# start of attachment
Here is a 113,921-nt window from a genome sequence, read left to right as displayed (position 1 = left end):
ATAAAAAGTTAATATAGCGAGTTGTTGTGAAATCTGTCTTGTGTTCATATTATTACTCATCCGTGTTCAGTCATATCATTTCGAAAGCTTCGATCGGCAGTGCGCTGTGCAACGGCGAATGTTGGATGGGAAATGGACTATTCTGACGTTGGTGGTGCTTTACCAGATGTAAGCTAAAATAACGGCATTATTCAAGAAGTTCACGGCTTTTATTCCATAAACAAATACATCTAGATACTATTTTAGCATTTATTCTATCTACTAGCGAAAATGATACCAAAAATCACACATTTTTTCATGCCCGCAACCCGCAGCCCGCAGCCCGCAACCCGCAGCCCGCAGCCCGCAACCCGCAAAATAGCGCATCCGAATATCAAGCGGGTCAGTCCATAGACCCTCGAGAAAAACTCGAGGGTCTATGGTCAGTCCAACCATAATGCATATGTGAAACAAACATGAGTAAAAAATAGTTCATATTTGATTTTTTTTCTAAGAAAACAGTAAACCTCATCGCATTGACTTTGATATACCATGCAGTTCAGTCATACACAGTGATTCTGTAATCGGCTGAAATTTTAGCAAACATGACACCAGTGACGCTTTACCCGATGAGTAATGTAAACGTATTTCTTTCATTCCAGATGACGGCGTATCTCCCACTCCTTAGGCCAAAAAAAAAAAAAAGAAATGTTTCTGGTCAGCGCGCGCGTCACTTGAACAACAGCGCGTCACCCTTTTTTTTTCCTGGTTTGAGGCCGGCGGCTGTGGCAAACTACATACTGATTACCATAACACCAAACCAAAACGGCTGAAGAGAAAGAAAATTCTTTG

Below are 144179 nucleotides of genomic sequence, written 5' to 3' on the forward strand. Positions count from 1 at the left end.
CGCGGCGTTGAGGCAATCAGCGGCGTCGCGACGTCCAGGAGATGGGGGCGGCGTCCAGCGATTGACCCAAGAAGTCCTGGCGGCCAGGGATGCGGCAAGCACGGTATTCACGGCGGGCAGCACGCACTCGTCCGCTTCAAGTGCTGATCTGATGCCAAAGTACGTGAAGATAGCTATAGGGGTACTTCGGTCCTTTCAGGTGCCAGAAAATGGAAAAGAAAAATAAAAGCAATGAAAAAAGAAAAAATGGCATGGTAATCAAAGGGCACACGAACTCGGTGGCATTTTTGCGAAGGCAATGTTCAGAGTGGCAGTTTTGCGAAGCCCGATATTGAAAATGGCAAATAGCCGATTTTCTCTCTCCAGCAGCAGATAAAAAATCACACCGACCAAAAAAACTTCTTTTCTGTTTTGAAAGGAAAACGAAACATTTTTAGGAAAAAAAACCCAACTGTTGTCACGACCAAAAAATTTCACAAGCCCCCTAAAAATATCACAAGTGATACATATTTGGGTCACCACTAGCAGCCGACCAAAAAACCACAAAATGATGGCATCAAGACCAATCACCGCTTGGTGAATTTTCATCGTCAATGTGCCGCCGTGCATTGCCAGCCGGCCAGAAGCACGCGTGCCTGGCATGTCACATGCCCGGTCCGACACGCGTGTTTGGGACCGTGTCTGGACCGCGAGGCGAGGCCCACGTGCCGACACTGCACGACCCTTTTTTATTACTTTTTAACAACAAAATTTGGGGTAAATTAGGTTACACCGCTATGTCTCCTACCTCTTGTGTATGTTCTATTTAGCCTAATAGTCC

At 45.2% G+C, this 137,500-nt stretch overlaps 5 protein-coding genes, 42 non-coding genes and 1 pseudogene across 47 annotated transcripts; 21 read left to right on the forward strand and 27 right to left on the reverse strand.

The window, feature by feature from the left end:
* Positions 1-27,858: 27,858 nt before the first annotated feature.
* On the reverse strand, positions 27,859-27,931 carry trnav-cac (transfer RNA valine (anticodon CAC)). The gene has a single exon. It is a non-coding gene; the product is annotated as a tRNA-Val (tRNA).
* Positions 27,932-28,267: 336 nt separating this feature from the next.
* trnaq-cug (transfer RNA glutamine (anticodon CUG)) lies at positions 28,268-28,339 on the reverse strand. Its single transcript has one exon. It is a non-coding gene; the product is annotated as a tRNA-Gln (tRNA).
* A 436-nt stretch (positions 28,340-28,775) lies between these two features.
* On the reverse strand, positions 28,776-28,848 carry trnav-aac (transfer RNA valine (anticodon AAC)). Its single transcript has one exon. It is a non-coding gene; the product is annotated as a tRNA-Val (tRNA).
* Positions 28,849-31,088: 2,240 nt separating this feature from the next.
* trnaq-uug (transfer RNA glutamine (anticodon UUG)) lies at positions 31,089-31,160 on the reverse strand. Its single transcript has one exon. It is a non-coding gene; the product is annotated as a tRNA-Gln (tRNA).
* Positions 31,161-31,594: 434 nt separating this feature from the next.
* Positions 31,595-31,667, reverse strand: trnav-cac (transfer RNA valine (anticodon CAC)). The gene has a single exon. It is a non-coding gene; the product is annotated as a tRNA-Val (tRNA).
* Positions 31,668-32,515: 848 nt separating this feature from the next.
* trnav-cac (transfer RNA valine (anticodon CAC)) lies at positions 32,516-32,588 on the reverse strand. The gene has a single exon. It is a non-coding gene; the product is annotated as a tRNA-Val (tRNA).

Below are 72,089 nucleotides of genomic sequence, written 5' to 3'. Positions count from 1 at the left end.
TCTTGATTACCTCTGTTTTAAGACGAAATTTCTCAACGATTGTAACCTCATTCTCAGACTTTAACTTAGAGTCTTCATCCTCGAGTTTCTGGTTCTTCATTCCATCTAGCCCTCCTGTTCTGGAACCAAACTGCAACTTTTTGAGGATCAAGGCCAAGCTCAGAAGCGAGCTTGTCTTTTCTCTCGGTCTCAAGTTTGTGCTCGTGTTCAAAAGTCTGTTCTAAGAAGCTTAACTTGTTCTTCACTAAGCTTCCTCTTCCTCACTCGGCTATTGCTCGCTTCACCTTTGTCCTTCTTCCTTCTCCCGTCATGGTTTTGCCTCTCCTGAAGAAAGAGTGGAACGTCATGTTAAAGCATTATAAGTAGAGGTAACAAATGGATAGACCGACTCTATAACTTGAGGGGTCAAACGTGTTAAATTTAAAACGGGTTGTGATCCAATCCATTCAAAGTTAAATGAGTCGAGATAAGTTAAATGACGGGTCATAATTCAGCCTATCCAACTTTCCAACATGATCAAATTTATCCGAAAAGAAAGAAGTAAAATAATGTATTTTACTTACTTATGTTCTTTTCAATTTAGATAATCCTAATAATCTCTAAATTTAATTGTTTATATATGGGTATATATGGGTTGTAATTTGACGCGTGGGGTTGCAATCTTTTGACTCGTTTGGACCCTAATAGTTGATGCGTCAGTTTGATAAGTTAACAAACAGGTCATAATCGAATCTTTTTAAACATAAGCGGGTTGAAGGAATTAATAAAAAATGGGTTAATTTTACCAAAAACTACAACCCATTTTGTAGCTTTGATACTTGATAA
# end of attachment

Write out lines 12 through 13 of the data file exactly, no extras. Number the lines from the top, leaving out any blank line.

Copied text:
* On the reverse strand, positions 28,776-28,848 carry trnav-aac (transfer RNA valine (anticodon AAC)). Its single transcript has one exon. It is a non-coding gene; the product is annotated as a tRNA-Val (tRNA).
* Positions 28,849-31,088: 2,240 nt separating this feature from the next.